Be sure to read the fine print before purchasing a laser printer or an inkjet printer in order to maximize both speed and resolution.
What printer should I use for high-quality color photos?
If you want to print a number of high-quality color photos, we recommend going with a color inkjet printer that boasts a DPI of 1,200 or higher.
What is the speed of a laser printer measured in?
Laser printers are typically measured via pages per minute, commonly referred to as PPM.
Which printer is better, laser jet or inkjet?
This depends on your individual needs. Laserjet printers, known simply as laser printers, tend to be faster than inkjet printers but can be initially expensive to purchase. On the other hand, Inkjet printers are slower but can excel at creating color prints.
STAT: Speeds in ppm usually apply to A4 paper in most countries in the world, and letter paper size, about 6% shorter, in North America. (source)
Lawrence Bonk is a copywriter with a decade of experience in the tech space, with columns appearing in Engadget, Huffington Post and CBS, among others. He has a cat named Cinnamon.
Comparison of Printer Speeds | Small Business
By John Papiewski
Desktop and workgroup printers for business employ a variety of technologies, each with its own tradeoffs for cost, speed and quality. An organization that prints its own manuals, financial reports and other multipage documents needs a faster printer than a company that produces only an occasional invoice. As of the date of publication, laser printers take top honors for speed; dot-matrix models have similar speeds but lower quality, and inkjet models are significantly slower.
Laser and LED
Laser and Light-Emitting Diode (LED) printers share technology with copy machines, printing a whole page at a time. Inside the printer, a laser beam or array of LEDs scans the surface of a light-sensitive metal drum, forming patterns of static electricity. Toner powder sticks to the areas of static charge; when the mechanism presses paper against the drum, the toner binds to the sheet, forming a printed page. The speed of desktop laser printers ranges from 4 to more than 50 pages per minute; commercial models produce at rates up to 1,000 ppm.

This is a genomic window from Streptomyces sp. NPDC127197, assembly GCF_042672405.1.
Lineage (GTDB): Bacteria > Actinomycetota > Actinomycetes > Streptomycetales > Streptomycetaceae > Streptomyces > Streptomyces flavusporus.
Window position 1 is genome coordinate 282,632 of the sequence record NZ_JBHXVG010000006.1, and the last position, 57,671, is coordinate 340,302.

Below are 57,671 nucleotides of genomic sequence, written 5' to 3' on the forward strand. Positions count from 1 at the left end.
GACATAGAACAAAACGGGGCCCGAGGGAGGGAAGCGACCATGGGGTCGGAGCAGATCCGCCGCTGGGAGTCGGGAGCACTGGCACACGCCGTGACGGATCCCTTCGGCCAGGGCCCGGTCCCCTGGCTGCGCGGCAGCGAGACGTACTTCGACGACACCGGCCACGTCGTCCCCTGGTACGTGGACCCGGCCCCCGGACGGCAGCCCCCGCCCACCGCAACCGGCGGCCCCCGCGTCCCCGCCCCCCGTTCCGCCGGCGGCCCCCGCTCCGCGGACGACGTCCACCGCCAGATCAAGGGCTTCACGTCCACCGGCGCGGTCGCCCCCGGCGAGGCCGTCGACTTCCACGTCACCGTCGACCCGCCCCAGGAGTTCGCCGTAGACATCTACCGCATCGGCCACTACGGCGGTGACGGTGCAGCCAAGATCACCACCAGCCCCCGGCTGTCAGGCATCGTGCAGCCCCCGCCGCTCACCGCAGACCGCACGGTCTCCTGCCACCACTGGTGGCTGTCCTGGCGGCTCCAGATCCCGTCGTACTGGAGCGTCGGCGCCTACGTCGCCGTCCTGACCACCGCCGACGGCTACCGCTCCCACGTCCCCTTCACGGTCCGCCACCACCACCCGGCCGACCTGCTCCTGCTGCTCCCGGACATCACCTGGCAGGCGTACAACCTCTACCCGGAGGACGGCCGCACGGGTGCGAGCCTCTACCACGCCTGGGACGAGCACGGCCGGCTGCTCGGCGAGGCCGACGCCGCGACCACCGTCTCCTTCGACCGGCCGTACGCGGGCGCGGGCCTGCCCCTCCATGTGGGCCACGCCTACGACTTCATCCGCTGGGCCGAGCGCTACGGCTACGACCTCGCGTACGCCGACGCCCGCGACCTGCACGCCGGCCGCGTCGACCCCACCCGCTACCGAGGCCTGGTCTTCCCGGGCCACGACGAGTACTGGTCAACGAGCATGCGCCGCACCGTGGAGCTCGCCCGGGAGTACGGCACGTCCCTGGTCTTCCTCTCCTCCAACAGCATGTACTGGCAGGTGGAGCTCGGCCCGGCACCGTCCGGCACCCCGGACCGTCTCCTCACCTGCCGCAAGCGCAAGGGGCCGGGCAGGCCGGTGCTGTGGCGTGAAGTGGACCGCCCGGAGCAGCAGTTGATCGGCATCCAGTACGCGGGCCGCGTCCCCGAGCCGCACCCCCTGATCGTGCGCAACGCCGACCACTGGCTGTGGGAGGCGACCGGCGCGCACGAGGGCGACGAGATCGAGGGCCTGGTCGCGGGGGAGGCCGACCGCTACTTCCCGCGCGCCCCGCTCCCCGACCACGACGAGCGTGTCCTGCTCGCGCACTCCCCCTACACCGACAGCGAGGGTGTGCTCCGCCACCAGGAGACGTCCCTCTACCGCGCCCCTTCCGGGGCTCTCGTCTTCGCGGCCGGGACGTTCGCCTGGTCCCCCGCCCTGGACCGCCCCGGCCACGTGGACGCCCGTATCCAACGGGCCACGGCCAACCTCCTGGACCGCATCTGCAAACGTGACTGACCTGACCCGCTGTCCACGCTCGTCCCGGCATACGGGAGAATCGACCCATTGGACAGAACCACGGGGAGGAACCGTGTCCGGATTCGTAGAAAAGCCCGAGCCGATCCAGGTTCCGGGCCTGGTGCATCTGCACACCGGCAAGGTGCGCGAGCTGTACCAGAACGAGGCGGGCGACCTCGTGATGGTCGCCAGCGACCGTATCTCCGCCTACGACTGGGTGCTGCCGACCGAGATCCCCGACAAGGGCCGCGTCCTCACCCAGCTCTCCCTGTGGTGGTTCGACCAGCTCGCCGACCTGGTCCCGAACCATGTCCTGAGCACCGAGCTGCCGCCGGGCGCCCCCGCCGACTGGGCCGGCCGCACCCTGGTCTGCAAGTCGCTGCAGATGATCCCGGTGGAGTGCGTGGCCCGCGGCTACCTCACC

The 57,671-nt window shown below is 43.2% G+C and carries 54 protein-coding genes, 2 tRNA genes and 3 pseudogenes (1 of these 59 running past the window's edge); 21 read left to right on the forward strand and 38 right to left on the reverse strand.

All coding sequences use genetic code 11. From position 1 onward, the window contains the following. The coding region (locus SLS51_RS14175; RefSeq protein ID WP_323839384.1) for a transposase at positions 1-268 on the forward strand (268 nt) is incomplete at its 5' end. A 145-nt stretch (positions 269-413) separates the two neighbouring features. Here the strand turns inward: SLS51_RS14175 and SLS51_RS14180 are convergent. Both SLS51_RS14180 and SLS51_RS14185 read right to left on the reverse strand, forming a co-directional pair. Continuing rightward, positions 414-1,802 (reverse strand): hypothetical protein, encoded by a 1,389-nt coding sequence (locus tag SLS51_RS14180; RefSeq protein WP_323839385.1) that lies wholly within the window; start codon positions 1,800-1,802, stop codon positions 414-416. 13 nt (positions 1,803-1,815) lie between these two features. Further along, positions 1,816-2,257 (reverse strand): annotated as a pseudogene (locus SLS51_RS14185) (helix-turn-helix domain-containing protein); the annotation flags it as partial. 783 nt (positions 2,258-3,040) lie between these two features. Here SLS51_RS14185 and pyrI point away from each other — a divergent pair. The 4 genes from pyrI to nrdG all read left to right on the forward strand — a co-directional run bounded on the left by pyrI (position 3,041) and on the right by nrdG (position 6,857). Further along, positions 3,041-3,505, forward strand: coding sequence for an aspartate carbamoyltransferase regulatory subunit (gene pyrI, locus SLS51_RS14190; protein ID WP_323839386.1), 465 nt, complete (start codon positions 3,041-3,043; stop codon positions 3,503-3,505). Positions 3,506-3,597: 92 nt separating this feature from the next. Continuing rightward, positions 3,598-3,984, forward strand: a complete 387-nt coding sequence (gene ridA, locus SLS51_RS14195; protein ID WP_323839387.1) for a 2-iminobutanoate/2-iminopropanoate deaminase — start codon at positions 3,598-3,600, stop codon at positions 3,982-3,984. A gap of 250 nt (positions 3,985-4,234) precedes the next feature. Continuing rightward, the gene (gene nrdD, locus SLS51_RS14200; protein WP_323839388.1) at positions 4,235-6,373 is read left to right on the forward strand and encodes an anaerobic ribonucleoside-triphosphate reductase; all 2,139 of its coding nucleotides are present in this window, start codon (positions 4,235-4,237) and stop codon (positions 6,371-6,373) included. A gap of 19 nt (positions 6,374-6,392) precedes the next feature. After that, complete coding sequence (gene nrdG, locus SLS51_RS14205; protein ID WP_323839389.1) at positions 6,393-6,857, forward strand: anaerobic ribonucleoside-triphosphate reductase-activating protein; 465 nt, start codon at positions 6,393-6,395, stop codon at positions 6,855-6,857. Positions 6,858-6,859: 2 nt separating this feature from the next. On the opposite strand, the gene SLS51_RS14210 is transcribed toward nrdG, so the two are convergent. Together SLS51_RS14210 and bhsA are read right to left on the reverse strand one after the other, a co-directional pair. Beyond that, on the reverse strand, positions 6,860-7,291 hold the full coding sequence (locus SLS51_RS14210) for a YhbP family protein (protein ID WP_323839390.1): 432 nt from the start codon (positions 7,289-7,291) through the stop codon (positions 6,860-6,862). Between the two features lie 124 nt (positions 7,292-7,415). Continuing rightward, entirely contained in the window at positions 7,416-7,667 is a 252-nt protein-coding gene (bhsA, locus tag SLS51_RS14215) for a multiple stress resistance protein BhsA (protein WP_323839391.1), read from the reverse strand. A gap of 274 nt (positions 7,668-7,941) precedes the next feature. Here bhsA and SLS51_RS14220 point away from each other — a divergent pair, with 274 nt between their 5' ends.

Thermal printers are specialty devices used in cash registers, bar-code systems, label makers and calculators. In a thermal printer, an electronic system controls an array of heating elements that produce tiny hot spots on specially-treated paper. Above a certain temperature, the paper turns black. The printing process is rugged, economical and easy to maintain, as it needs no ink. Some of the fastest examples print at a rate of 300 millimeters per second, or an equivalent of 60 pages per minute. These types of printers are not used for general-purpose word-processing or report documents.
An inkjet printer produces relatively low volumes of high-quality documents. It prints by spraying microscopic droplets of ink from a cartridge directly onto a page; the cartridge moves back and forth across the paper, gradually rendering the document a line at a time. Inkjet printer speeds generally run from 1 to 20 ppm; the better the quality of printing, the fewer ppm.
Although largely replaced by newer inkjet and laser technologies, dot-matrix printers continue to find uses because of their reliability, low operating costs and ability to print multipart forms. A dot-matrix printer is an impact design, forming characters on the page by striking an inked ribbon with thin wire pins. Depending on the model, their speed ranges between 200 and 1,120 characters per second, or about 12 to 60 pages per minute in draft mode. A high-quality mode runs half to a third of the maximum speed; the print mechanism makes two or three passes per line of text, filling the shapes of each character.